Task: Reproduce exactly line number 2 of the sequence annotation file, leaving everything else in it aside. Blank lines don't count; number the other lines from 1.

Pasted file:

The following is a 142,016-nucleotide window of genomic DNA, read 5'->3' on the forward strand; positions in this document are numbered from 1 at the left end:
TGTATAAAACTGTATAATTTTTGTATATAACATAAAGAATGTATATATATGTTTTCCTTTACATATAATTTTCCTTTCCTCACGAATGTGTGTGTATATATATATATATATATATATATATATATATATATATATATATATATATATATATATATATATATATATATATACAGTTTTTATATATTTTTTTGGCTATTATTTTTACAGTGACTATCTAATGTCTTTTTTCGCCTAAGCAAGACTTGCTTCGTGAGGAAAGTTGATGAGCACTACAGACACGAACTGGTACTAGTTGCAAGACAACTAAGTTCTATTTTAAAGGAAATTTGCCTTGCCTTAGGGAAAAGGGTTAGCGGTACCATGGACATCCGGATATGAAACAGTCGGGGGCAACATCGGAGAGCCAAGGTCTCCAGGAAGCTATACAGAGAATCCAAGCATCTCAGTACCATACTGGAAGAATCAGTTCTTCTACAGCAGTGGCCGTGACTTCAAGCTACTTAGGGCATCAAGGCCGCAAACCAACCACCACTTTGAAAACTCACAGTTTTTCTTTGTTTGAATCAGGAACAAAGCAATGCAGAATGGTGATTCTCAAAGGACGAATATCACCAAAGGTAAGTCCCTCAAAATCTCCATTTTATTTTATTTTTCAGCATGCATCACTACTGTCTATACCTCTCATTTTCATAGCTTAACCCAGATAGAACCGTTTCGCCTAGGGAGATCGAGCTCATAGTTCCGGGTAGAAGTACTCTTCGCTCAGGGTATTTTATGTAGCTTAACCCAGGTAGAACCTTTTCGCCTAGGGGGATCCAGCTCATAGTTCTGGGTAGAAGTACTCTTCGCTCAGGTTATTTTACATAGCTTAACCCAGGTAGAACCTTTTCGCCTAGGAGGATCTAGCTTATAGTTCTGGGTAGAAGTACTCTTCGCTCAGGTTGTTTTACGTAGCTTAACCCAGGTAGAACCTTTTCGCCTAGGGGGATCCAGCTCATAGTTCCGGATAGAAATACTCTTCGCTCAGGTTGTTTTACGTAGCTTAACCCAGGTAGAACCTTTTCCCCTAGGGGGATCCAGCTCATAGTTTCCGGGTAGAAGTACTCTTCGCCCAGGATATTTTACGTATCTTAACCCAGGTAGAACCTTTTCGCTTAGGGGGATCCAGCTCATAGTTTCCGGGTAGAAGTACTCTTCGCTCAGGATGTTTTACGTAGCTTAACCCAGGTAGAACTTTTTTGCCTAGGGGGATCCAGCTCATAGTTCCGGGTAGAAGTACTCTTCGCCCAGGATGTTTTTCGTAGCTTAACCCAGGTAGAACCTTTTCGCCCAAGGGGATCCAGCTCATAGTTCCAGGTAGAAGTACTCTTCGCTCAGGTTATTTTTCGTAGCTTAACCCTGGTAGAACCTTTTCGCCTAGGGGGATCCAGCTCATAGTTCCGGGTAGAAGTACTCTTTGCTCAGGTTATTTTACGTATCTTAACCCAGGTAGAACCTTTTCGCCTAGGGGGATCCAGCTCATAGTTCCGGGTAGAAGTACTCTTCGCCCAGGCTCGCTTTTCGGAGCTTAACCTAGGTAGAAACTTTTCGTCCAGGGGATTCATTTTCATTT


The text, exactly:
TGTATAAAACTGTATAATTTTTGTATATAACATAAAGAATGTATATATATGTTTTCCTTTACATATAATTTTCCTTTCCTCACGAATGTGTGTGTATATATATATATATATATATATATATATATATATATATATATATATATATATATATATATATATATATATATATACAGTTTTTATATATTTTTTTGGCTATTATTTTTACAGTGACTATCTAATGTCTTTTTTCGCCTAAGCAAGACTTGCTTCGTGAGGAAAGTTGATGAGCACTACAGACACGAACTGGTACTAGTTGCAAGACAACTAAGTTCTATTTTAAAGGAAATTTGCCTTGCCTTAGGGAAAAGGGTTAGCGGTACCATGGACATCCGGATATGAAACAGTCGGGGGCAACATCGGAGAGCCAAGGTCTCCAGGAAGCTATACAGAGAATCCAAGCATCTCAGTACCATACTGGAAGAATCAGTTCTTCTACAGCAGTGGCCGTGACTTCAAGCTACTTAGGGCATCAAGGCCGCAAACCAACCACCACTTTGAAAACTCACAGTTTTTCTTTGTTTGAATCAGGAACAAAGCAATGCAGAATGGTGATTCTCAAAGGACGAATATCACCAAAGGTAAGTCCCTCAAAATCTCCATTTTATTTTATTTTTCAGCATGCATCACTACTGTCTATACCTCTCATTTTCATAGCTTAACCCAGATAGAACCGTTTCGCCTAGGGAGATCGAGCTCATAGTTCCGGGTAGAAGTACTCTTCGCTCAGGGTATTTTATGTAGCTTAACCCAGGTAGAACCTTTTCGCCTAGGGGGATCCAGCTCATAGTTCTGGGTAGAAGTACTCTTCGCTCAGGTTATTTTACATAGCTTAACCCAGGTAGAACCTTTTCGCCTAGGAGGATCTAGCTTATAGTTCTGGGTAGAAGTACTCTTCGCTCAGGTTGTTTTACGTAGCTTAACCCAGGTAGAACCTTTTCGCCTAGGGGGATCCAGCTCATAGTTCCGGATAGAAATACTCTTCGCTCAGGTTGTTTTACGTAGCTTAACCCAGGTAGAACCTTTTCCCCTAGGGGGATCCAGCTCATAGTTTCCGGGTAGAAGTACTCTTCGCCCAGGATATTTTACGTATCTTAACCCAGGTAGAACCTTTTCGCTTAGGGGGATCCAGCTCATAGTTTCCGGGTAGAAGTACTCTTCGCTCAGGATGTTTTACGTAGCTTAACCCAGGTAGAACTTTTTTGCCTAGGGGGATCCAGCTCATAGTTCCGGGTAGAAGTACTCTTCGCCCAGGATGTTTTTCGTAGCTTAACCCAGGTAGAACCTTTTCGCCCAAGGGGATCCAGCTCATAGTTCCAGGTAGAAGTACTCTTCGCTCAGGTTATTTTTCGTAGCTTAACCCTGGTAGAACCTTTTCGCCTAGGGGGATCCAGCTCATAGTTCCGGGTAGAAGTACTCTTTGCTCAGGTTATTTTACGTATCTTAACCCAGGTAGAACCTTTTCGCCTAGGGGGATCCAGCTCATAGTTCCGGGTAGAAGTACTCTTCGCCCAGGCTCGCTTTTCGGAGCTTAACCTAGGTAGAAACTTTTCGTCCAGGGGATTCATTTTCATTT